WA87810. Bronze tetradrachm, ANS Kushan 440 ff., Gbl Kushan 776, Mitchiner ACW 3091, VF, dark brown tone, edge crack, weight 15.625 g, maximum diameter 26.9 mm, die axis 0o, Kapisha main mint, probably Begram mint, c. 128 - 150 A.D.; obverse Bactrian inscription: AO KANHKI (King Kanishka), king standing facing, nimbate, diademed, wearing a round brimmed cap, knee length tunic, trousers and boots, sword in sheath on belt, sacrificing over altar left from right hand, vertical spear in left hand; reverse goddess Nana standing half right, nimbate, wearing diadem with long ties, and sleeved ankle length robe, hair with bun in the back, scepter topped with lion protome in right hand, bowl in left hand, Bactrian inscription NANA upward behind, tamga right; ex Moneta (Missouri Numismatic Society Bourse, July 2015); $100.00 (85.00) ON RESERVE


Kushan Empire, Kanishka I the Great, c. 127 - 150 A.D.

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Oesho was a deity represented on the coins of several Kushan kings, one of the titular deities of the dynasty. Nearly all of the images of Oesho are on coins, suggesting his worship was a royal cult, not widely followed by the kings' subjects. Oesho was the only deity depicted on coins of Wima Kadphises, where he is portrayed with an erect lingam and is accompanied by a bull. Under Vasudeva I the iconography varied, with the god depicted with either two or four arms (holding a diadem, thunderbolt, trident and water pot), and one or three heads. The bull, water-pot, and trident became key attributes of Shiva in later Hindu art.
WA87812. Bronze tetradrachm, ANS Kushan 553, Gbl Kushan 781, Mitchiner ACW 3093, VF, excellent reverse detail, dark brown toning, earthen encrustations, obverse off center, edge crack, weight 16.644 g, maximum diameter 26.9 mm, die axis 0o, Kapisha main mint, probably Begram mint, c. 128 - 150 A.D.; obverse Bactrian inscription: AO KANHKI (King Kanishka), king standing facing, with a long beard, nimbate, diademed, wearing a round brimmed cap, knee length tunic, trousers and boots, sword in sheath on belt, sacrificing over altar left from right hand, vertical spear in left hand; reverse god Oesho (resembles Shiva) standing facing, four-arms, nimbate head left, hair in a topknot; wears bracelets, armlets and amulet string across chest; holding attributes: diadem, thunderbolt, trident and water pot; tamgha left, Bactrian legend OHO on right; ex ECIN; $80.00 (68.00) ON RESERVE


Kushan Empire, Wima Kadphises, c. 113 - 127 A.D.

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Vima Kadphises was the father of the great Kanishka I. This is an example of the bi-lingual tetradrachm with a Kharoshthi legend on the reverse. The bi-lingual bronze coinage was issued in three denominations - a tetradrachm (or unit), a didrachm (or half unit) and a drachm (or quarter unit).
WA87807. Bronze tetradrachm, cf. ANS Kushan 277, Mitchiner ACW 3012, Gbl Kushan 762, VF, tight flan, rev. slightly off center cutting off part of legends, some marks, some porosity, weight 16.911 g, maximum diameter 27.2 mm, die axis 0o, Begram (Bagram, Afghanistan) mint, c. 113 - 127 A.D.; obverse BACIΛEVC BACIΛEWN CWTHP MEΓAC OOHMO KA∆FICHC (king of kings, great savior, Wima Kadphises), King standing facing, sacrificing at flaming altar from right hand, left hand on hilt of sword, wearing diadem with long ribbon ties, tall bonnet, and open knee length tunic over baggy trousers, trident-axe on left, tamga over upright club on right; reverse Kharoshthi legend: of great king, king of kings, lord of the world, great lord, Wima Kadphies, savior), god Oesho (resembles Shiva) facing, leaning on bull standing right, wearing string of amulets across chest, nude but for sheer drapery around legs, erect lingam, trident in right hand, left hand on bull's hump, nandipada upper left; ex ECIN, ex Spartan Numismatics; $60.00 (51.00) ON RESERVE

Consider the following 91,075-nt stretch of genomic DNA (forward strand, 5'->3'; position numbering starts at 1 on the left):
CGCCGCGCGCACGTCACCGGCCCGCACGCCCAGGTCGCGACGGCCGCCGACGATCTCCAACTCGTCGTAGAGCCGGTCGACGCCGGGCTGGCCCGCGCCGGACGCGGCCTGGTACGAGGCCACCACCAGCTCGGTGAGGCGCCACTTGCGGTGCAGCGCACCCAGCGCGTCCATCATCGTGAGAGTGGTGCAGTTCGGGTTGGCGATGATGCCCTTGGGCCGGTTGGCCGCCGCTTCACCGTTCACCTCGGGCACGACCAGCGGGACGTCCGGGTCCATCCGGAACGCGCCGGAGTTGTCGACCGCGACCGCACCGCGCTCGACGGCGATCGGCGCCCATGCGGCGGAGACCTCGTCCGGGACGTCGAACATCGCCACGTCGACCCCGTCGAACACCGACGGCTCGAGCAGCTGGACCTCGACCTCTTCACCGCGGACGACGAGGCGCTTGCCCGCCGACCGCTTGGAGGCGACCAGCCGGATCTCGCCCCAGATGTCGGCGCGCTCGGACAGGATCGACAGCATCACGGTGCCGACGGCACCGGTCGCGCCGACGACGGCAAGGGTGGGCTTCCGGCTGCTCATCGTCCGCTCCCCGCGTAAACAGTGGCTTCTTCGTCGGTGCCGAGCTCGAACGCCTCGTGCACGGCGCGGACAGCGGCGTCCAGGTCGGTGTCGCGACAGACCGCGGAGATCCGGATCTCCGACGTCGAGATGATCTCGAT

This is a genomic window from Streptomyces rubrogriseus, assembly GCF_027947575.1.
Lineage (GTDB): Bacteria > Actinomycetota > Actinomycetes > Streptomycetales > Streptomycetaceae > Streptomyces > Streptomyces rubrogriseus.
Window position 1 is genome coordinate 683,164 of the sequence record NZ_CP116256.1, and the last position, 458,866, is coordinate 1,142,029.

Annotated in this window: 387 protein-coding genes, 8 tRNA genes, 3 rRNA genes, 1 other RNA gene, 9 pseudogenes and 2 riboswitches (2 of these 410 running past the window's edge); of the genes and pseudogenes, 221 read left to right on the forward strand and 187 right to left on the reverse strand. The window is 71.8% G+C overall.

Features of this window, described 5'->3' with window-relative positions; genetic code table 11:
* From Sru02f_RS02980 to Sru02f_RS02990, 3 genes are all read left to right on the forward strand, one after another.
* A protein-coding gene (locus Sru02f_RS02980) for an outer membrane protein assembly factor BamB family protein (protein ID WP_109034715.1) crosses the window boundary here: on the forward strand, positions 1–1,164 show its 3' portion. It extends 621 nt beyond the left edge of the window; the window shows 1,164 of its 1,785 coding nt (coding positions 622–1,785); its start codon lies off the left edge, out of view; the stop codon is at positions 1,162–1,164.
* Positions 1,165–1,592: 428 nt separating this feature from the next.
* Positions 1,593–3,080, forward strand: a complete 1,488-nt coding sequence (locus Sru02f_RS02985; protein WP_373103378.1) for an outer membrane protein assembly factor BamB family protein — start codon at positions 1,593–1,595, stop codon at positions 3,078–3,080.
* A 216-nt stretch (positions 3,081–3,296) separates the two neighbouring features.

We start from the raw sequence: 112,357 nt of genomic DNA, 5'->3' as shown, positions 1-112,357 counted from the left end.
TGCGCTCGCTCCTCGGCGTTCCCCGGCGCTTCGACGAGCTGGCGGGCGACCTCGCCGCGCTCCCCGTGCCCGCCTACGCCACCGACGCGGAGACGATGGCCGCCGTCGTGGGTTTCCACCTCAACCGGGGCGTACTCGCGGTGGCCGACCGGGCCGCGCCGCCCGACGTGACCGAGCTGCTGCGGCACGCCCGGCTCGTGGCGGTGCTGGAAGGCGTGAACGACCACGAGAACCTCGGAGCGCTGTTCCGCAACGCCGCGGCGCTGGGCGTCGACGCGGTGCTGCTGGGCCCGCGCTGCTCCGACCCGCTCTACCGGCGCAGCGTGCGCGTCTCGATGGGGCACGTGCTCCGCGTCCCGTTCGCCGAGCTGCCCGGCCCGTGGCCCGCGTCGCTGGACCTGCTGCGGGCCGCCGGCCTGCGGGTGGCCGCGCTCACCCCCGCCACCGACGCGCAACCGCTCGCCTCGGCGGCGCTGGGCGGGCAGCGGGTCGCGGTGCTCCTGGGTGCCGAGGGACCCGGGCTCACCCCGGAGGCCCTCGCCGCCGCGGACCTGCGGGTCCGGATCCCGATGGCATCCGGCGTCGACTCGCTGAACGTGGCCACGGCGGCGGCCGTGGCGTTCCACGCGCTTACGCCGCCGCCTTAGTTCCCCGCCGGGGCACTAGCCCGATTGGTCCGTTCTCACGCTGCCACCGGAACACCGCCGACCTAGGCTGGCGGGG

India, Kabul and Gandhara, Anonymous Post-Shahi, 1021 - 1200 A.D.

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Mitchiner notes the Ghaznavids occupied the Shahi Kingdom and some of these coins may have been struck by them, however, the major issuers were probably the Chahamanas.
WA74839. Billon jital, "Bull and Horseman" jital; cf. Palomares Bueno type 3, MacDowall 33bis, Mitchiner NI 473, Deyell 235-236, Tye 33, VF, small tight flan dumpy fabric, light corrosion, light earthen deposits, weight 3.418 g, maximum diameter 13.6 mm, die axis 225o, c. 1021 - 1200 A.D.; obverse Sri Samanta Deva, Recumbent zebu left, star and crescent before; reverse sarada aksara, horseman right, holding banner, 'Bhi' on left; $30.00 (25.50)







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REFERENCES

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Bopearachchi, O. Monnaies Grco-Bactriennes et Indo-Grecques. (Paris, 1991).
Bopearachchi, O & A. ur Rahman. Pre-Kushana Coins in Pakistan. (Karachi, 1995).
Cribb, J. "Numismatic Evidence for Kushano-Sasanian Chronology" in Studia Iranica 19 (1990).
Forrer, L. Descriptive Catalogue of the Collection of Greek Coins formed by Sir Hermann Weber, Vol III, Part 2. (London, 1926).
Friedberg, A. & I. Gold Coins of the World, From Ancient Times to the Present, 8th ed. (2009).
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Gbl, R. Mnzprgung des Kusanreiches. (Wien, 1984).
Gupta, P. & T. Hardaker. Punchmarked Coinage of the Indian Subcontinent - Magadha-Mauryan Series. (Mumbai, 2014).
Hoover, O. Handbook of Coins of Baktria and Ancient India...5th Century BC to First Century AD. HGC 12. (Lancaster, PA, 2013).
Kritt, B. Dynastic Transitions in the Coinage of Bactria: Antiochus-Diodotus-Euthydemus. CNS 4. (Lancaster, 2001).
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Sylloge Nummorum Graecorum, Denmark, The Royal Collection of Coins and Medals, Danish National Museum, Volume 7: Cyprus to India. (New Jersey, 1982).
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Whitehead, R.B. Catalog of Coins in the Panjab Museum, Lahore, Vol. I: Indo-Greek Coins. (Oxford, 1914).

Catalog current as of Monday, February 18, 2019.
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Afghanistan to India